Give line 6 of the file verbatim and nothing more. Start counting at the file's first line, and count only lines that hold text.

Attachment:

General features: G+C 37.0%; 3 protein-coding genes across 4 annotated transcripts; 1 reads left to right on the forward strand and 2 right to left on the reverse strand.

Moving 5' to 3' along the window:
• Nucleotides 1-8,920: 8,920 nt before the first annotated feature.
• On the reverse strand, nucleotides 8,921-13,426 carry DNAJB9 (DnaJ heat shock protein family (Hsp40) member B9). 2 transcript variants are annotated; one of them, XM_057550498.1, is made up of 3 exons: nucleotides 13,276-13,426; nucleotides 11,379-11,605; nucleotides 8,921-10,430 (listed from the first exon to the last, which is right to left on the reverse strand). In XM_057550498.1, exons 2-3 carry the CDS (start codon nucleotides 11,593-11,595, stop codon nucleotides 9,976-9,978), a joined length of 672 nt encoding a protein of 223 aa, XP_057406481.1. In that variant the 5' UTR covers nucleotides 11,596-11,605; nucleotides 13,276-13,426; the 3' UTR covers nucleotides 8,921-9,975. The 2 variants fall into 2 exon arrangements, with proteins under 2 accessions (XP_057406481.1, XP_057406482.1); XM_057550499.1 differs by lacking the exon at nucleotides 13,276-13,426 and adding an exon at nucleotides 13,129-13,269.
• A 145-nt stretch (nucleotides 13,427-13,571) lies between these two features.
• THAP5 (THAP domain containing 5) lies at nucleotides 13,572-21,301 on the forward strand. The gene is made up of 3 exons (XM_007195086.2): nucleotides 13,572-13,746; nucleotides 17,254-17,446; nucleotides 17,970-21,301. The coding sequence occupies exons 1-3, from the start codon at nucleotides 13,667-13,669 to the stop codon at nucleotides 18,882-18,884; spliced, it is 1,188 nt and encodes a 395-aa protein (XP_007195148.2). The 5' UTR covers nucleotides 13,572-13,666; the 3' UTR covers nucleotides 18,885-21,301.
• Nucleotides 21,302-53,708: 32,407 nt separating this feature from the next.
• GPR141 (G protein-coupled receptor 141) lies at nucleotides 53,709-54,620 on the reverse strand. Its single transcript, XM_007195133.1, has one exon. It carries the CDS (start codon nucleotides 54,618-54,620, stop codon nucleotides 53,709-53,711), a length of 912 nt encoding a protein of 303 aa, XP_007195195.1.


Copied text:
• THAP5 (THAP domain containing 5) lies at nucleotides 13,572-21,301 on the forward strand. The gene is made up of 3 exons (XM_007195086.2): nucleotides 13,572-13,746; nucleotides 17,254-17,446; nucleotides 17,970-21,301. The coding sequence occupies exons 1-3, from the start codon at nucleotides 13,667-13,669 to the stop codon at nucleotides 18,882-18,884; spliced, it is 1,188 nt and encodes a 395-aa protein (XP_007195148.2). The 5' UTR covers nucleotides 13,572-13,666; the 3' UTR covers nucleotides 18,885-21,301.